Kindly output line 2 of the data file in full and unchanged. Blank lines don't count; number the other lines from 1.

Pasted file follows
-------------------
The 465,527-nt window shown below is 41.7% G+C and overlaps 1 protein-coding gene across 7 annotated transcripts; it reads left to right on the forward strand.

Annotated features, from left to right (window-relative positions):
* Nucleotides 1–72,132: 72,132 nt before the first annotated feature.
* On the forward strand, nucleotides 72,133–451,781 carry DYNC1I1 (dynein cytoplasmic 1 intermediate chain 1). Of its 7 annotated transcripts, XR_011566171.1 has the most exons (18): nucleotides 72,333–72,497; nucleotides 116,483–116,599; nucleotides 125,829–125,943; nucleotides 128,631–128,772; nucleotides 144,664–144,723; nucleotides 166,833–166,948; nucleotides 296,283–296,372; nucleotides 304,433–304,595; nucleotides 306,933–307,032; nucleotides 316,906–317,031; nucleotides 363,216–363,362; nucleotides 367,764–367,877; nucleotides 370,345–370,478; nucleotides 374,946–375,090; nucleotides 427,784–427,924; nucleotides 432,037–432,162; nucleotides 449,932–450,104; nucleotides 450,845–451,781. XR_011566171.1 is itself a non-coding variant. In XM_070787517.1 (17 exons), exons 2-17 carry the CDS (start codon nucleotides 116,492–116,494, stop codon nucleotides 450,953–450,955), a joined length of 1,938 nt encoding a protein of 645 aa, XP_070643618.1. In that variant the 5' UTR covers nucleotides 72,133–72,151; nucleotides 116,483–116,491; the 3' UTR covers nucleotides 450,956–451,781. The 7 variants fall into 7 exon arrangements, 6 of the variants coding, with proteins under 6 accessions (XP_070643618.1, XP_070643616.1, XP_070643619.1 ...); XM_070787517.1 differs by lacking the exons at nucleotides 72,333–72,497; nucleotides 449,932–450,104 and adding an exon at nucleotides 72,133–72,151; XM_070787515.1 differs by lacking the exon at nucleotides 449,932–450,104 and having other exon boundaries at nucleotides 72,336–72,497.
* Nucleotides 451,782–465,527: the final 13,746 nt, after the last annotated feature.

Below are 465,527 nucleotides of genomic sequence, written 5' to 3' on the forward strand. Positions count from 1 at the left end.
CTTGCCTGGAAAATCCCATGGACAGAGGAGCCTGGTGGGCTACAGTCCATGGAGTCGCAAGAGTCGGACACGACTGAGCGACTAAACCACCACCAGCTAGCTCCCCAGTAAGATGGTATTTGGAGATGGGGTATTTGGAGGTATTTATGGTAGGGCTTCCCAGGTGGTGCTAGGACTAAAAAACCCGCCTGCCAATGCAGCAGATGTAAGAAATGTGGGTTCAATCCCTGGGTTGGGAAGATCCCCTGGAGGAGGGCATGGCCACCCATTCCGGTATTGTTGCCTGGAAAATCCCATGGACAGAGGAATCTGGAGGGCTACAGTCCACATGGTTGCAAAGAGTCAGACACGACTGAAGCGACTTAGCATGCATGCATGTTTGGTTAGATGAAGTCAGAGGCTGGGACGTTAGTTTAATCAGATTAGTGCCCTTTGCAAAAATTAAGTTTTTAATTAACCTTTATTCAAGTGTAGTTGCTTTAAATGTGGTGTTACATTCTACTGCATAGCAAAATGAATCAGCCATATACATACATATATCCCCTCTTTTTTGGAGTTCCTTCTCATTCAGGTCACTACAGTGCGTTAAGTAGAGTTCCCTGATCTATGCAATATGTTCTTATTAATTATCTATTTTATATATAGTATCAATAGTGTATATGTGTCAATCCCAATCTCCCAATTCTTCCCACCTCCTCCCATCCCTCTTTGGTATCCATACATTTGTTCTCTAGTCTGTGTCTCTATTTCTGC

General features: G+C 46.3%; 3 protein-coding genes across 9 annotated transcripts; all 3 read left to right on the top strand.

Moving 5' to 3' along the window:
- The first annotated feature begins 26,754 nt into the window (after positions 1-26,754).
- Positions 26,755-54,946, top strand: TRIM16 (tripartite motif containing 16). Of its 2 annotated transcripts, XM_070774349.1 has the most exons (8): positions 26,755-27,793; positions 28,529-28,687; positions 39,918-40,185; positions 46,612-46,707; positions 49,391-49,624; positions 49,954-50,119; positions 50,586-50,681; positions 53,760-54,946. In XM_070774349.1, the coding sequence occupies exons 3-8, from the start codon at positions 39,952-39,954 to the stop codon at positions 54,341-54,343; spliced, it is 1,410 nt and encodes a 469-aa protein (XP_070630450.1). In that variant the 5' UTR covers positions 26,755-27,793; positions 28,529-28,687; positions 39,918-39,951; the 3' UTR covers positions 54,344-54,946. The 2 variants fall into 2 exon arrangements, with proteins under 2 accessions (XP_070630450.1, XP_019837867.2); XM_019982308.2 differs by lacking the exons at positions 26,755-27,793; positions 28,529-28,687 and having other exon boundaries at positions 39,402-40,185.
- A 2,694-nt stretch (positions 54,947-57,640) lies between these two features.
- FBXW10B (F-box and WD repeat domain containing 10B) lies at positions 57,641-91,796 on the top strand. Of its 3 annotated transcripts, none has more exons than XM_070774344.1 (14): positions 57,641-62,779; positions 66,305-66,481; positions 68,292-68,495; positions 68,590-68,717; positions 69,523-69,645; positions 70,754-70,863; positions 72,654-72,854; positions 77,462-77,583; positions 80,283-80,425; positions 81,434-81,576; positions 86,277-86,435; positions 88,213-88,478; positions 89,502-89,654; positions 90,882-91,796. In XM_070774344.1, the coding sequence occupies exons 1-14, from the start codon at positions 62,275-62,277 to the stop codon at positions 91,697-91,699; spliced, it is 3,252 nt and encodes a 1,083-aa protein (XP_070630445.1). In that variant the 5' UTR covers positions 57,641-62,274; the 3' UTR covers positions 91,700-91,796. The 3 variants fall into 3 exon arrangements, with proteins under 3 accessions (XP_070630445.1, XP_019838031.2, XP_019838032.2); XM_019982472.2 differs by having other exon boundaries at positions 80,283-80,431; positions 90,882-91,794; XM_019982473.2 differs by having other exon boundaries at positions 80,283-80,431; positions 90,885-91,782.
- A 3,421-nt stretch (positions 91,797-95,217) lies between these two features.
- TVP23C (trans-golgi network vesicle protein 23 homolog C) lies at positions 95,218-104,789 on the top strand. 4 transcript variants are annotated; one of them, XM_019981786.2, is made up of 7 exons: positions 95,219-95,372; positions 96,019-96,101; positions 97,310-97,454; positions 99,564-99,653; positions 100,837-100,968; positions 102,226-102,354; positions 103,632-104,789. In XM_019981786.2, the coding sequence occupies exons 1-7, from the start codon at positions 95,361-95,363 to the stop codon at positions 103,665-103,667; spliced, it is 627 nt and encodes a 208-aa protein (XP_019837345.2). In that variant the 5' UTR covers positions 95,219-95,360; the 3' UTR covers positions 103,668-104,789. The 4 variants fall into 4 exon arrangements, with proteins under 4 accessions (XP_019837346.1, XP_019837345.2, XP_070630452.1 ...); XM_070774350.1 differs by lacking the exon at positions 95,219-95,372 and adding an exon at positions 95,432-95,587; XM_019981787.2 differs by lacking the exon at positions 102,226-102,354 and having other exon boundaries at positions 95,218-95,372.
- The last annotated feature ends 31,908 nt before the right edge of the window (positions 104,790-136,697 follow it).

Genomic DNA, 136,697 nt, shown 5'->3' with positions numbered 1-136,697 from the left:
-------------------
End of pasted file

Annotated features, from left to right (window-relative positions):